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What Are the Different Types of Dry Skin Rashes?

By Jami Yontz
Updated Mar 03, 2024
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Skin rashes, also known as dermatitis, usually appear as red, itchy bumps or scaly skin patches, and they can be caused by bacteria, fungi, contact with chemicals or allergies, or the rash develops as the result of a hereditary condition. There are many different types of dry skin rashes, which include eczema, ringworm, and lichen planus. Granuloma annulare and psoriasis are two other types of rashes. Dry skin rashes can usually be healed with over-the-counter or prescription medications. People should consult a medical professional, who can diagnose the type of rash the patient has and recommend a treatment plan.

Eczema is a rash that is characterized by scaly, red itchy bumps that can cover small or large portions of the person’s skin. The rash most often appears on the backs of knees, on the hands, or on the inside of the person’s elbows. Eczema is usually worse during the dry, cold winter months, and sometimes crusty or pus-filled blisters will form on the skin. Cortisone creams, antihistamines, and ultraviolet light therapy are common treatments for these dry skin rashes.

Ringworm is a fungus that affects the surface of the skin, usually the scalp, groin, or feet. This type of dry skin rash is contagious, and a person can contract the disease from animals. Ringworm can present itself as a ring-like red patch of skin, but it also forms scaly or flaky inflamed dry skin patches. Antifungal creams or capsules are taken to rid the skin of the fungus.

Linchen planus is a rash characterized by shiny, purple or red bumps that usually form on the inside of the wrists, inside of the mouth, or on the ankles. This type of rash can cause hair loss if it forms on the scalp. The bumps may develop on top of one another, causing a more severe rash to develop.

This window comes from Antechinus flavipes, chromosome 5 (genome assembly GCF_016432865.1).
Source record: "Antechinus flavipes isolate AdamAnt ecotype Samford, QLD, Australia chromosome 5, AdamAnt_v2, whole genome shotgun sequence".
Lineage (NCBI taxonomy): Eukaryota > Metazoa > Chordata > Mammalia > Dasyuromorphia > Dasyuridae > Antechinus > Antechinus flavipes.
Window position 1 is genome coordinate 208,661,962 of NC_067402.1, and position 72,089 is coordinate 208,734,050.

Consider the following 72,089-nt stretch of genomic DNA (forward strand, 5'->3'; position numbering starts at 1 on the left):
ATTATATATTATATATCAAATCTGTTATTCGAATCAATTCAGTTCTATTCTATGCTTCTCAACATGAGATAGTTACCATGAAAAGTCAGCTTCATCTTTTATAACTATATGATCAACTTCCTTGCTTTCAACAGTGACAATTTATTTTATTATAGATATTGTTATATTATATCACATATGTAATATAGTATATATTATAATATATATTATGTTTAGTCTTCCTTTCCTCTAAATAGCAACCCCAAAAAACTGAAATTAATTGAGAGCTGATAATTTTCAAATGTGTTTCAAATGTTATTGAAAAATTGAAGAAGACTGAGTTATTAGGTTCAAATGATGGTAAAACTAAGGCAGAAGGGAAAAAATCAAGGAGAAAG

Granuloma annulare is a type of dry skin rash that is the result of a chronic condition that creates red bumps or a circular-like rash. The bumps are itchy and cosmetically unappealing. It will usually go away within a few weeks, and it more commonly affects women, young adults, and children.

Another type of dry skin rashes are psoriasis rosea rashes. This type of rash is hereditary, and it creates large scaly patches of skin that can form anywhere on the body, although it is most commonly seen on elbows, the back, and knees. The skin can be flaky and white where the scaly patches have formed, and the person usually develops a rash after a trigger event, such as a stressful event or an infection.

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Discussion Comments

By anon987951 — On Feb 07, 2015

I think these rashes are also caused by our imbalanced diet, since consuming excessive junk foods can also affect our immune system and indirectly can have harmful reactions on our skin. Skin can also be affected by using the synthetic creams that can cause severe skin problems. I think eating a natural diet would help in maintaining our skin and health, as vitamins from nature are always beneficial for health.

By literally45 — On Sep 09, 2013

Does psoriasis get worse in winter?

I have very dry skin and itching that sometimes looks like a rash. But it mostly occurs in winter, cold climate seems to trigger it. Does this sound like psoriasis?

By stoneMason — On Sep 09, 2013

@turkay1-- You probably are allergic to hand soap. My doctor told me that skin allergies can develop suddenly. Even if you use something for years without problems, you can develop an allergy to it later.

I have a dry skin rash on my face too. Mine is also from allergies but not allergies to detergents, it's a food allergy. I'm allergic to eggs and the other day I ate mayonnaise. I broke up in a weird skin rash on my face. My skin is also dry and flaky, but it's also red and itchy. I had to put corticosteroid cream on it.

By candyquilt — On Sep 08, 2013

I have an allergic dry skin rash right now. I think I'm allergic to liquid hand soaps. My hands are very dry in general, but I also have a rash with flaking skin on my palms and between my fingers.

When I avoid hand soap and use a lot of hand moisturizer for dry skin, the symptoms get better. But as soon as I start using hand soap again, it comes back. I'm very frustrated. I need to find hand soap that won't give me this allergic reaction.

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